Mushrooming Costs of Japan's Aging Population
By: Miki Tanikawa
TOKYO, Dec. 25 — When the Finance Ministry published the first detailed report of Japan's finances in October, it was part of an attempt to put a fresh face of honesty on government accounting. But the main theme that emerged from the data was how quickly Japan is growing old.
The balance sheet, as the Finance Ministry called it, portrayed a country burdened with heavy liabilities, most notably a sharp increase in pension payments as increased numbers of workers retire.
The total public assets of 659 trillion yen, or about $6 trillion, failed to meet the liabilities by a large margin under the realistic assessment of the Finance Ministry accountants. They calculated that the government faces total liabilities of 776 trillion yen, or about $7 trillion, assuming it pays all retirees what they are owed.
In many ways, the Japanese, despite their reputation as big savers, may be in even worse shape to face their nation's changing demographics than either Europeans or Americans.
It is not new, of course, that Japan's population is growing older — it has the lowest birthrate of any developed nation, almost no immigration and one of the longest-living populations, a reflection of Japan's postwar affluence. But viewed in the uncompromising arithmetic of an accountant, the aging of Japan represents a severe drag on government finance.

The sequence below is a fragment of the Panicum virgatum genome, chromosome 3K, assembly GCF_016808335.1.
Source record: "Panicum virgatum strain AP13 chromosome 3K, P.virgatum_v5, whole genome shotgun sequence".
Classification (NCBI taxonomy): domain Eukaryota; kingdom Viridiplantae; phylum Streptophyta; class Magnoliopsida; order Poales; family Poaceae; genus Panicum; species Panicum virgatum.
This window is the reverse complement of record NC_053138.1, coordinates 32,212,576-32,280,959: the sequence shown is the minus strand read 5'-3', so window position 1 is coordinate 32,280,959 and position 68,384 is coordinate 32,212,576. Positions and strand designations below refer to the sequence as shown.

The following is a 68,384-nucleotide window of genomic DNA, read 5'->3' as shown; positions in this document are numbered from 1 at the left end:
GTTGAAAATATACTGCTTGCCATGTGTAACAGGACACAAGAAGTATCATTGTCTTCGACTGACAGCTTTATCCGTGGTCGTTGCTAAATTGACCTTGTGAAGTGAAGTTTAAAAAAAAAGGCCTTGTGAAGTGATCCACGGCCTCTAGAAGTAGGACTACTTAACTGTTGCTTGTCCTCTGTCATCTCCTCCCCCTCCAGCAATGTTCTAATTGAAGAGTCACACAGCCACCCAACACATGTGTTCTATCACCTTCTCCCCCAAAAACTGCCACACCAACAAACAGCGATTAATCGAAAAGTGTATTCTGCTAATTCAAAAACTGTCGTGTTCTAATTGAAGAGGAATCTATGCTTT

Toshihiro Ihori, a professor of public finance at Tokyo University, said the Finance Ministry's balance sheet reinforced a prevailing view that the value of Japan's total pension liabilities comes close to the nation's annual economic output of 500 trillion yen, or about $4.4 trillion.
The public balance sheet also tries to account for a variety of other assets and liabilities. Experts remain concerned that it does not take into account a galaxy of government- financed corporations that do everything from building roads and bridges to extending housing loans to individuals.
Many of those activities are money-losing operations, which is no surprise considering that the projects were designed with a public intent and not with profits in mind.
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